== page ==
documents for the

conclusion of the

transaction can be

obtained from a

public notary: Certain

Notary Public

Associations publish

the list of documents

online (e.g. the

Association of Public

Notaries of

Thessaloniki:

http://www.notarius.gr

/encyclical/notarial_a

cts/225_27-2-14).

Is the applicable fee schedule for any type of property transaction at the agency in charge of immovable property

Yes, online

0.5

registration in the largest business city made publicly available–and if so, how?

Link for online access:

Not all Land

Registries charge the

same fees. The

Athens Land Registry

has an online tool for

calculating the

approximate fees for

the registration of the

notarial deed

(http://www.ypothath.

gr/htm/mortgage/inde

x.php?

option=com_content&

view=article&id=171:

main-cost-

cost&catid=66:main-

cost).

Does the agency in charge of immovable property registration agency formally commit to deliver a legally binding document that proves property ownership within a specific timeframe –and if so, how does it communicate the service standard?

No

0.0

Link for online access:

Is there a specific and independent mechanism for filing complaints about a problem that occurred at the agency in charge of immovable property registration?

No

0.0

Contact information:

Are there publicly available official statistics tracking the number of transactions at the immovable property registration agency?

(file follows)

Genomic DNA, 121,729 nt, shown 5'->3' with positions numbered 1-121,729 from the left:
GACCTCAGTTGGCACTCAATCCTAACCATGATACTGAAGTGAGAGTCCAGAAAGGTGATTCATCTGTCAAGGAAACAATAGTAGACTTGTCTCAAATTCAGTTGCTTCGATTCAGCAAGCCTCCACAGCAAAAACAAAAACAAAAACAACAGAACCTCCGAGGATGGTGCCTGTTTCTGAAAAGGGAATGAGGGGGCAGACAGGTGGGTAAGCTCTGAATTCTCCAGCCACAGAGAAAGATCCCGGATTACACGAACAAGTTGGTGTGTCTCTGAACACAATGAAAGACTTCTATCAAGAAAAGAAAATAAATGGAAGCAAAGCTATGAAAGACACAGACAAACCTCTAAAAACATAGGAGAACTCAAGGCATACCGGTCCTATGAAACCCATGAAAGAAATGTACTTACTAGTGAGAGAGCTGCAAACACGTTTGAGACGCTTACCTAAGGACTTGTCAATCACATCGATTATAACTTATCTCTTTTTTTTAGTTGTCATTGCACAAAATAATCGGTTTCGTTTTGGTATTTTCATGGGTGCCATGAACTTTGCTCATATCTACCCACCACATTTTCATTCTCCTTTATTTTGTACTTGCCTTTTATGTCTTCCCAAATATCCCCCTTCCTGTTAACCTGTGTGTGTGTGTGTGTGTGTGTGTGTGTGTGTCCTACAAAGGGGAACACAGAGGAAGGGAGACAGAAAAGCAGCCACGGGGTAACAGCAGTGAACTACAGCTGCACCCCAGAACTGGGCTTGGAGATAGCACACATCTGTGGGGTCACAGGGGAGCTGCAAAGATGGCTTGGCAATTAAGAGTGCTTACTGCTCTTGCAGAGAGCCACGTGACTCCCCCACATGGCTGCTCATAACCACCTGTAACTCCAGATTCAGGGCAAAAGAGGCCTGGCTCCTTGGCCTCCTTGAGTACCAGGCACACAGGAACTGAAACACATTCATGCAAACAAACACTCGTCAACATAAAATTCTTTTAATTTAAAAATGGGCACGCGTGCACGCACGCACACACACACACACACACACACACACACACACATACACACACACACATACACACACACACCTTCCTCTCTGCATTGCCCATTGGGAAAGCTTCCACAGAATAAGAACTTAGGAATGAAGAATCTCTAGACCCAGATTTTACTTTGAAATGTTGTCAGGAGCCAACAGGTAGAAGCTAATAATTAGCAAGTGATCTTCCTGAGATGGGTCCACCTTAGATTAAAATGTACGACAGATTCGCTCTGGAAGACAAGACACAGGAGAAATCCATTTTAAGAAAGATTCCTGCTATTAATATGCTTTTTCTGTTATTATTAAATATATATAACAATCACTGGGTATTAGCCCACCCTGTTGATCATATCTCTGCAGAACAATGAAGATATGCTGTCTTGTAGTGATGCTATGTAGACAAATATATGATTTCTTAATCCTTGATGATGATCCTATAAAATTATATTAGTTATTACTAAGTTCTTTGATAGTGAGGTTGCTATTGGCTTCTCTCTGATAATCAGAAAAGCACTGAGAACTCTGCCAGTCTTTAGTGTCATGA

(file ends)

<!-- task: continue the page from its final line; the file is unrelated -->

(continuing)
No

0.0

Number of property transfers in the largest business city in 2018:

Who is able to consult maps of land plots in the largest business city?

Only intermediaries and interested parties

0.0

Is the applicable fee schedule for accessing maps of land plots made publicly available—and if so, how?

Yes, online

0.5

Link for online access:

http://www.ktimatologi o.gr/sites/en/operativ ecadastre/Pages/MV dos7R2qAD5uAJy_E N.aspx http://www.ypothath.g r/htm/mortgage/index. php? option=com_content& view=category&layou t=blog&id=69&Itemid

=94

Does the cadastral/mapping agency formally specifies the timeframe to deliver an updated cadastral plan—and if so, how does it communicate the service standard?

No

0.0

Link for online access:

Is there a specific and independent mechanism for filing complaints about a problem that occurred at the cadastral or mapping agency?

No

0.0

Contact information:

Geographic coverage index (0–8)

0.0

Are all privately held land plots in the largest business city formally registered at the immovable property registry?

No

0.0

Are all privately held land plots in the economy formally registered at the immovable property registry?

No

0.0

Are all privately held land plots in the largest business city mapped?

No

0.0

Are all privately held land plots in the economy mapped?

No

0.0

Land dispute resolution index (0–8)